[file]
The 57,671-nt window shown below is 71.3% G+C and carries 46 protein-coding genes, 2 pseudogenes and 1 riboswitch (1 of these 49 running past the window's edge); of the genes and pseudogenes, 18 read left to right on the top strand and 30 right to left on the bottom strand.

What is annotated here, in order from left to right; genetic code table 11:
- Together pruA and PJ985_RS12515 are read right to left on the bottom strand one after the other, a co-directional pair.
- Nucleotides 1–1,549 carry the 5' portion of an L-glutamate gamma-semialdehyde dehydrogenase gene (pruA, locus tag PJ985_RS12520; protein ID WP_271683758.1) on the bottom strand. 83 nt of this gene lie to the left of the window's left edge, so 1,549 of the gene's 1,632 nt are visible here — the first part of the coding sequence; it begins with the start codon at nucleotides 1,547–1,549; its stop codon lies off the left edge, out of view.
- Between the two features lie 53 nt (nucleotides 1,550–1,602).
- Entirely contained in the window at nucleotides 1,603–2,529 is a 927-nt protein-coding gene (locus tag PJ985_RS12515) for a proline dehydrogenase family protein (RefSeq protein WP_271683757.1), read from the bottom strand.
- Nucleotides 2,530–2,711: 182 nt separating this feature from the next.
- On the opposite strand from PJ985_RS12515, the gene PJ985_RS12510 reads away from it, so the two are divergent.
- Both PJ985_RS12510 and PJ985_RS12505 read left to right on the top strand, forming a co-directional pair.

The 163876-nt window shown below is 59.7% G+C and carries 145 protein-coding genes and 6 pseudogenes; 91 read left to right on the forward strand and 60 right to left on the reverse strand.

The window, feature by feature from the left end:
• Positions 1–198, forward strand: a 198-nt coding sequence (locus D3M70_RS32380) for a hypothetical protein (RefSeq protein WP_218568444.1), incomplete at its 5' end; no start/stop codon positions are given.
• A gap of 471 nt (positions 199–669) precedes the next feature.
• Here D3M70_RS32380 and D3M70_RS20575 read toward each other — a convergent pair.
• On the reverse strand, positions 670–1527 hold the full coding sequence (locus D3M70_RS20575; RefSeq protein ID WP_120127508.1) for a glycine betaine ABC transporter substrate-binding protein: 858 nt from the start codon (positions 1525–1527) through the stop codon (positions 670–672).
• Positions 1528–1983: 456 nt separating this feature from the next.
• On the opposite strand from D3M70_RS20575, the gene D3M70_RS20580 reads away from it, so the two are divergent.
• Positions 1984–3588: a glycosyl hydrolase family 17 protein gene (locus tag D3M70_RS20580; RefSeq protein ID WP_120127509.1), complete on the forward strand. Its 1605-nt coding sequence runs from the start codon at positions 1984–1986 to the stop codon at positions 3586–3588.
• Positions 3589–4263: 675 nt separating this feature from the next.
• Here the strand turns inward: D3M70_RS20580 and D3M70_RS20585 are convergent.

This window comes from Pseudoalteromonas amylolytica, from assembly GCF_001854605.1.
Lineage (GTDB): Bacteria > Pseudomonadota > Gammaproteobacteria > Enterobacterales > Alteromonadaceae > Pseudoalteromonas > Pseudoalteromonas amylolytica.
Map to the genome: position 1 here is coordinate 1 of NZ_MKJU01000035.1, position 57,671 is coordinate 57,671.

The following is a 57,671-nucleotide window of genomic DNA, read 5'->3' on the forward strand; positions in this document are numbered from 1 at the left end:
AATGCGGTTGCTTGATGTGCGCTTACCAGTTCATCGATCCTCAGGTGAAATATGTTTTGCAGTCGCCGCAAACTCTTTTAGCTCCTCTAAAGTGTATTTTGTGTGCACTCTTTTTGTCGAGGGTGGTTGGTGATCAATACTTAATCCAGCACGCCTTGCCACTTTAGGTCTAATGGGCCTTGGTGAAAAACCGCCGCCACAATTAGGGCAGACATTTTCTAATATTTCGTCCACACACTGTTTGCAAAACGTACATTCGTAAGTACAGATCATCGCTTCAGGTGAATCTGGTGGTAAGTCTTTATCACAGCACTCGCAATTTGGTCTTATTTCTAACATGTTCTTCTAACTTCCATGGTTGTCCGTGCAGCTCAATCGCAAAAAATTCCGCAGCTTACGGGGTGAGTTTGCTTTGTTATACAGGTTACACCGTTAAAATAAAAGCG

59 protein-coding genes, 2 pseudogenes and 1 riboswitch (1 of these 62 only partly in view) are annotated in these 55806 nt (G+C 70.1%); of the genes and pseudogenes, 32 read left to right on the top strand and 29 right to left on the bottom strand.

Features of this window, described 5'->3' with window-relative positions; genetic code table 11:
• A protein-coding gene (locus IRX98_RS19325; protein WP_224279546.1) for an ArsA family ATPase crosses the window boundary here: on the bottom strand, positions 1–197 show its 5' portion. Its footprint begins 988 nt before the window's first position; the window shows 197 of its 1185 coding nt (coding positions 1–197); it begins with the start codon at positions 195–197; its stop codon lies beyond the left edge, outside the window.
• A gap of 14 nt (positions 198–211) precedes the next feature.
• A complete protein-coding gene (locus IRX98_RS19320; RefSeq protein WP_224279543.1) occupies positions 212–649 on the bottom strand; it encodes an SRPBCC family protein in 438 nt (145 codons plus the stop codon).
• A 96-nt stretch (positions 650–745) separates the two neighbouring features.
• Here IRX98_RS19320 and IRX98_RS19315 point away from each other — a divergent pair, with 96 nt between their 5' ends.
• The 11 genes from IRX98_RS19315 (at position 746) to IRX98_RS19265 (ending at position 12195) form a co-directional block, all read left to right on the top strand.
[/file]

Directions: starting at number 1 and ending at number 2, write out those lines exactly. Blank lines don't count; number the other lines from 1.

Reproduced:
The 57,671-nt window shown below is 71.3% G+C and carries 46 protein-coding genes, 2 pseudogenes and 1 riboswitch (1 of these 49 running past the window's edge); of the genes and pseudogenes, 18 read left to right on the top strand and 30 right to left on the bottom strand.

What is annotated here, in order from left to right; genetic code table 11: